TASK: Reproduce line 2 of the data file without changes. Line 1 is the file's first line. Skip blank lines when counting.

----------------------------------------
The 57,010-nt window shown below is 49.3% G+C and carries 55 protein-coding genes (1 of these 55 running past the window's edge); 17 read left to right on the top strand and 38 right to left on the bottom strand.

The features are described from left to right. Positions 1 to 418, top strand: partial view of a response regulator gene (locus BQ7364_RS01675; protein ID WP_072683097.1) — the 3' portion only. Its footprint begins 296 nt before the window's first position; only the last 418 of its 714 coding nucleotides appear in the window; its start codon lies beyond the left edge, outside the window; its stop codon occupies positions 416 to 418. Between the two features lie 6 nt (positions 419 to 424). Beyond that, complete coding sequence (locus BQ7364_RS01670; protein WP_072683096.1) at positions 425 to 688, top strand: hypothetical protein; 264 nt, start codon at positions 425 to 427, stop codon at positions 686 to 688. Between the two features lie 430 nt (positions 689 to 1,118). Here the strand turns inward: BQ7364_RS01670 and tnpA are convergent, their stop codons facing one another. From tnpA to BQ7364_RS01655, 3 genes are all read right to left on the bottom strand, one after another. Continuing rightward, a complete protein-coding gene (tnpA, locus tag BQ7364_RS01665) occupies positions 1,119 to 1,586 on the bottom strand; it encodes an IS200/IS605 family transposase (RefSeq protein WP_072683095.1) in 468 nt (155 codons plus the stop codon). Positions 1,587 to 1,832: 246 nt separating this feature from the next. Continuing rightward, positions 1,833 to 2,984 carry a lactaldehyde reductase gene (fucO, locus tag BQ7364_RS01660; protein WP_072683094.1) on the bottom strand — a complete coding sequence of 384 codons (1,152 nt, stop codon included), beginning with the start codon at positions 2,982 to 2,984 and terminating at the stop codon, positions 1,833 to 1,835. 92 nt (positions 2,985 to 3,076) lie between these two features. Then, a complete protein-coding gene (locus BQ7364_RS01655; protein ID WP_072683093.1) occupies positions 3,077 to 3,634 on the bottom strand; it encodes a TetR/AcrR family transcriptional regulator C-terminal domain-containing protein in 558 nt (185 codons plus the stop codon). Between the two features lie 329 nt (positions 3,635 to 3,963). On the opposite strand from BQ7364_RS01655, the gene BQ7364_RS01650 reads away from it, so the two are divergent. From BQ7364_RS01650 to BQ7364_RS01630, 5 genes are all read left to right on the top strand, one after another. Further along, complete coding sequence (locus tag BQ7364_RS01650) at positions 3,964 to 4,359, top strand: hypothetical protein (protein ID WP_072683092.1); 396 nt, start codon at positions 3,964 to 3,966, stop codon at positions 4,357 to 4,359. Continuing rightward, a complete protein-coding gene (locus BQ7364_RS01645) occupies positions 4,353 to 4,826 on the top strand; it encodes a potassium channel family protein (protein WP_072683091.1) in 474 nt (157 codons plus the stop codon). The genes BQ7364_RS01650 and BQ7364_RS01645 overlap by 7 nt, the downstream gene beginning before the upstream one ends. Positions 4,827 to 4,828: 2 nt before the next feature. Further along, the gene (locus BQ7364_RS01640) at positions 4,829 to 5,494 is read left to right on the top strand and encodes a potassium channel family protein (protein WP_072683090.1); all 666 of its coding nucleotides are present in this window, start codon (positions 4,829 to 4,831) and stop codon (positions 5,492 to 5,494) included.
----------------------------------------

The features are described from left to right. Positions 1 to 418, top strand: partial view of a response regulator gene (locus BQ7364_RS01675; protein ID WP_072683097.1) — the 3' portion only. Its footprint begins 296 nt before the window's first position; only the last 418 of its 714 coding nucleotides appear in the window; its start codon lies beyond the left edge, outside the window; its stop codon occupies positions 416 to 418. Between the two features lie 6 nt (positions 419 to 424). Beyond that, complete coding sequence (locus BQ7364_RS01670; protein WP_072683096.1) at positions 425 to 688, top strand: hypothetical protein; 264 nt, start codon at positions 425 to 427, stop codon at positions 686 to 688. Between the two features lie 430 nt (positions 689 to 1,118). Here the strand turns inward: BQ7364_RS01670 and tnpA are convergent, their stop codons facing one another. From tnpA to BQ7364_RS01655, 3 genes are all read right to left on the bottom strand, one after another. Continuing rightward, a complete protein-coding gene (tnpA, locus tag BQ7364_RS01665) occupies positions 1,119 to 1,586 on the bottom strand; it encodes an IS200/IS605 family transposase (RefSeq protein WP_072683095.1) in 468 nt (155 codons plus the stop codon). Positions 1,587 to 1,832: 246 nt separating this feature from the next. Continuing rightward, positions 1,833 to 2,984 carry a lactaldehyde reductase gene (fucO, locus tag BQ7364_RS01660; protein WP_072683094.1) on the bottom strand — a complete coding sequence of 384 codons (1,152 nt, stop codon included), beginning with the start codon at positions 2,982 to 2,984 and terminating at the stop codon, positions 1,833 to 1,835. 92 nt (positions 2,985 to 3,076) lie between these two features. Then, a complete protein-coding gene (locus BQ7364_RS01655; protein ID WP_072683093.1) occupies positions 3,077 to 3,634 on the bottom strand; it encodes a TetR/AcrR family transcriptional regulator C-terminal domain-containing protein in 558 nt (185 codons plus the stop codon). Between the two features lie 329 nt (positions 3,635 to 3,963). On the opposite strand from BQ7364_RS01655, the gene BQ7364_RS01650 reads away from it, so the two are divergent. From BQ7364_RS01650 to BQ7364_RS01630, 5 genes are all read left to right on the top strand, one after another. Further along, complete coding sequence (locus tag BQ7364_RS01650) at positions 3,964 to 4,359, top strand: hypothetical protein (protein ID WP_072683092.1); 396 nt, start codon at positions 3,964 to 3,966, stop codon at positions 4,357 to 4,359. Continuing rightward, a complete protein-coding gene (locus BQ7364_RS01645) occupies positions 4,353 to 4,826 on the top strand; it encodes a potassium channel family protein (protein WP_072683091.1) in 474 nt (157 codons plus the stop codon). The genes BQ7364_RS01650 and BQ7364_RS01645 overlap by 7 nt, the downstream gene beginning before the upstream one ends. Positions 4,827 to 4,828: 2 nt before the next feature. Further along, the gene (locus BQ7364_RS01640) at positions 4,829 to 5,494 is read left to right on the top strand and encodes a potassium channel family protein (protein WP_072683090.1); all 666 of its coding nucleotides are present in this window, start codon (positions 4,829 to 4,831) and stop codon (positions 5,492 to 5,494) included.